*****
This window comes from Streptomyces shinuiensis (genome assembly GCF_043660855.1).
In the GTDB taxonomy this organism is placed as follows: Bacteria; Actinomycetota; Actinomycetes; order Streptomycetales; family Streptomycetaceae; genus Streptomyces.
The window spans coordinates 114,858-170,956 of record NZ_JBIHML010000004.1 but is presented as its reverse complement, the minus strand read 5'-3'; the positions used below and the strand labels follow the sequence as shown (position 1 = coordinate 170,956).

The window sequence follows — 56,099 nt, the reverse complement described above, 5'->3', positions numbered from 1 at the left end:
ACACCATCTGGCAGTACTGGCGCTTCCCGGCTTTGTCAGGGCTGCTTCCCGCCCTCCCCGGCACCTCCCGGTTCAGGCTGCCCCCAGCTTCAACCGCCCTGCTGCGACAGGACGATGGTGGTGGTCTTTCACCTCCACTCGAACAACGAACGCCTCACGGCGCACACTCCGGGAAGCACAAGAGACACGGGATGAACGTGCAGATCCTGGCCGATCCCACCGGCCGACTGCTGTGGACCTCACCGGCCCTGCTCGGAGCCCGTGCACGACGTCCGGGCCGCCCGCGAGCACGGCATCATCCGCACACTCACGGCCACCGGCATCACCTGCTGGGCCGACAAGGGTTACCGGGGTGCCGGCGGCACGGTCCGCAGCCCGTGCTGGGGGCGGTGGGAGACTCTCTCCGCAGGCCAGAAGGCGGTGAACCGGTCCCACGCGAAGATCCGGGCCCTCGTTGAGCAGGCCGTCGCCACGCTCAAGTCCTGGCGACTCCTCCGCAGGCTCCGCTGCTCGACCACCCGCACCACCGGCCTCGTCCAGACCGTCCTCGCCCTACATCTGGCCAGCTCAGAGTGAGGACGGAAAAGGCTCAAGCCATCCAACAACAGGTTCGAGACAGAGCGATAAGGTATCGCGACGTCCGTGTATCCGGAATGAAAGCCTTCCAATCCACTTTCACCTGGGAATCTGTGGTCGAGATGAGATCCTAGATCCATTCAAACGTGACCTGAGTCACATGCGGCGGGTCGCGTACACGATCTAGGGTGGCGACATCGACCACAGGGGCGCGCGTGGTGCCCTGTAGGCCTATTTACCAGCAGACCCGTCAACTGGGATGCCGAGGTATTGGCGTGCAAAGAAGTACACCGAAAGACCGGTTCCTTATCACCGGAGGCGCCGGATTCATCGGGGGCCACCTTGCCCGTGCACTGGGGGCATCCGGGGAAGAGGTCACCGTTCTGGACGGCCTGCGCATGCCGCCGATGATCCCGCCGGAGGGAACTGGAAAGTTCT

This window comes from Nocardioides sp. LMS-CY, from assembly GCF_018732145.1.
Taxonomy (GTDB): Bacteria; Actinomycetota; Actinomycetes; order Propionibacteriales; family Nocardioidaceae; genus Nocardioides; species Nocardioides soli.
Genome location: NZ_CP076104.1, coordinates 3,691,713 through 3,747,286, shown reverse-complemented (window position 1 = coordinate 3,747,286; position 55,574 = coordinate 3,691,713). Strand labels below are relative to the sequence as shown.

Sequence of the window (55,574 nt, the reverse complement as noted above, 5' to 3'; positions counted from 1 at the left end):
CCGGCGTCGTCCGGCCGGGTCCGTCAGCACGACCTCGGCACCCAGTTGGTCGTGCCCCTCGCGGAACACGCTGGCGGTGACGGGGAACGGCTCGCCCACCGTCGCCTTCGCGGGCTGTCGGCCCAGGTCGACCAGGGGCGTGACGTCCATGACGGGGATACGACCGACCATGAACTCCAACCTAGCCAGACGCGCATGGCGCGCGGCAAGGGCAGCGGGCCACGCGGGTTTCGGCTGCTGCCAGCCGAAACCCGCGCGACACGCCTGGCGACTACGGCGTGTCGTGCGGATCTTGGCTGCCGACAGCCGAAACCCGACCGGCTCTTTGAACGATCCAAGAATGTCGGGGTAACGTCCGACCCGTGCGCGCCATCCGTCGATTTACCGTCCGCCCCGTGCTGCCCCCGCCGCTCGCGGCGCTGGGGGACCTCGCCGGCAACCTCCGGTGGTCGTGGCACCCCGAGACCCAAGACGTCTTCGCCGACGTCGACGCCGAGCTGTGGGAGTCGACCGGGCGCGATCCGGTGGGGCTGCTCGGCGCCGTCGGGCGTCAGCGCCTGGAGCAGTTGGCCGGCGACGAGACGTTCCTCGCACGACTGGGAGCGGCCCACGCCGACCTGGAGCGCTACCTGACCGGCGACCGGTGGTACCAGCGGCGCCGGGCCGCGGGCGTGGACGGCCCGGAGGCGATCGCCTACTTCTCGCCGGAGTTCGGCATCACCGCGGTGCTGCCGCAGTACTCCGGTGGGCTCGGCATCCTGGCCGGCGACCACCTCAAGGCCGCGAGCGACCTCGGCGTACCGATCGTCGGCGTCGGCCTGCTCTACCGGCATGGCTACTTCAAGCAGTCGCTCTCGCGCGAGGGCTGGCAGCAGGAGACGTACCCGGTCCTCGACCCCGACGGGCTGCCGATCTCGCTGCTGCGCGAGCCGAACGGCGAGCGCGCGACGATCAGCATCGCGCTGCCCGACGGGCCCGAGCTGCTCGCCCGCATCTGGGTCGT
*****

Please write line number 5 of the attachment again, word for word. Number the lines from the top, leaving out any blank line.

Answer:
ACACCATCTGGCAGTACTGGCGCTTCCCGGCTTTGTCAGGGCTGCTTCCCGCCCTCCCCGGCACCTCCCGGTTCAGGCTGCCCCCAGCTTCAACCGCCCTGCTGCGACAGGACGATGGTGGTGGTCTTTCACCTCCACTCGAACAACGAACGCCTCACGGCGCACACTCCGGGAAGCACAAGAGACACGGGATGAACGTGCAGATCCTGGCCGATCCCACCGGCCGACTGCTGTGGACCTCACCGGCCCTGCTCGGAGCCCGTGCACGACGTCCGGGCCGCCCGCGAGCACGGCATCATCCGCACACTCACGGCCACCGGCATCACCTGCTGGGCCGACAAGGGTTACCGGGGTGCCGGCGGCACGGTCCGCAGCCCGTGCTGGGGGCGGTGGGAGACTCTCTCCGCAGGCCAGAAGGCGGTGAACCGGTCCCACGCGAAGATCCGGGCCCTCGTTGAGCAGGCCGTCGCCACGCTCAAGTCCTGGCGACTCCTCCGCAGGCTCCGCTGCTCGACCACCCGCACCACCGGCCTCGTCCAGACCGTCCTCGCCCTACATCTGGCCAGCTCAGAGTGAGGACGGAAAAGGCTCAAGCCATCCAACAACAGGTTCGAGACAGAGCGATAAGGTATCGCGACGTCCGTGTATCCGGAATGAAAGCCTTCCAATCCACTTTCACCTGGGAATCTGTGGTCGAGATGAGATCCTAGATCCATTCAAACGTGACCTGAGTCACATGCGGCGGGTCGCGTACACGATCTAGGGTGGCGACATCGACCACAGGGGCGCGCGTGGTGCCCTGTAGGCCTATTTACCAGCAGACCCGTCAACTGGGATGCCGAGGTATTGGCGTGCAAAGAAGTACACCGAAAGACCGGTTCCTTATCACCGGAGGCGCCGGATTCATCGGGGGCCACCTTGCCCGTGCACTGGGGGCATCCGGGGAAGAGGTCACCGTTCTGGACGGCCTGCGCATGCCGCCGATGATCCCGCCGGAGGGAACTGGAAAGTTCT